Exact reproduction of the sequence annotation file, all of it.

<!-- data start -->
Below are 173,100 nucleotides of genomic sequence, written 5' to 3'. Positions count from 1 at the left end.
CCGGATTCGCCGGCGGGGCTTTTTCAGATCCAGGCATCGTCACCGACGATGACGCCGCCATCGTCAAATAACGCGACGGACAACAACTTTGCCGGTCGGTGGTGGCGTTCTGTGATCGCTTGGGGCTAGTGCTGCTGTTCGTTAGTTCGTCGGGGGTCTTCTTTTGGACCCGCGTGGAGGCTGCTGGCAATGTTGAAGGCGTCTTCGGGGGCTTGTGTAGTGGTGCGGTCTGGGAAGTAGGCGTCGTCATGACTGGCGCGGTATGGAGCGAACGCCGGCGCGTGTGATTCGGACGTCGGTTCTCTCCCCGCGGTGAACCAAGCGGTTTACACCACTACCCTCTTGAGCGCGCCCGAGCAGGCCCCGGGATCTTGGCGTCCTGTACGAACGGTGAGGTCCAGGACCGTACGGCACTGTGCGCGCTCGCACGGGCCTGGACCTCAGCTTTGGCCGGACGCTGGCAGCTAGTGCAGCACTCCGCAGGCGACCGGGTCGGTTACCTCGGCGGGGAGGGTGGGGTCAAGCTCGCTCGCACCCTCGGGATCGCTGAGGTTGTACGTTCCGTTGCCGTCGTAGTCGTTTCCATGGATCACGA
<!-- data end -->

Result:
Below are 173,100 nucleotides of genomic sequence, written 5' to 3'. Positions count from 1 at the left end.
CCGGATTCGCCGGCGGGGCTTTTTCAGATCCAGGCATCGTCACCGACGATGACGCCGCCATCGTCAAATAACGCGACGGACAACAACTTTGCCGGTCGGTGGTGGCGTTCTGTGATCGCTTGGGGCTAGTGCTGCTGTTCGTTAGTTCGTCGGGGGTCTTCTTTTGGACCCGCGTGGAGGCTGCTGGCAATGTTGAAGGCGTCTTCGGGGGCTTGTGTAGTGGTGCGGTCTGGGAAGTAGGCGTCGTCATGACTGGCGCGGTATGGAGCGAACGCCGGCGCGTGTGATTCGGACGTCGGTTCTCTCCCCGCGGTGAACCAAGCGGTTTACACCACTACCCTCTTGAGCGCGCCCGAGCAGGCCCCGGGATCTTGGCGTCCTGTACGAACGGTGAGGTCCAGGACCGTACGGCACTGTGCGCGCTCGCACGGGCCTGGACCTCAGCTTTGGCCGGACGCTGGCAGCTAGTGCAGCACTCCGCAGGCGACCGGGTCGGTTACCTCGGCGGGGAGGGTGGGGTCAAGCTCGCTCGCACCCTCGGGATCGCTGAGGTTGTACGTTCCGTTGCCGTCGTAGTCGTTTCCATGGATCACGA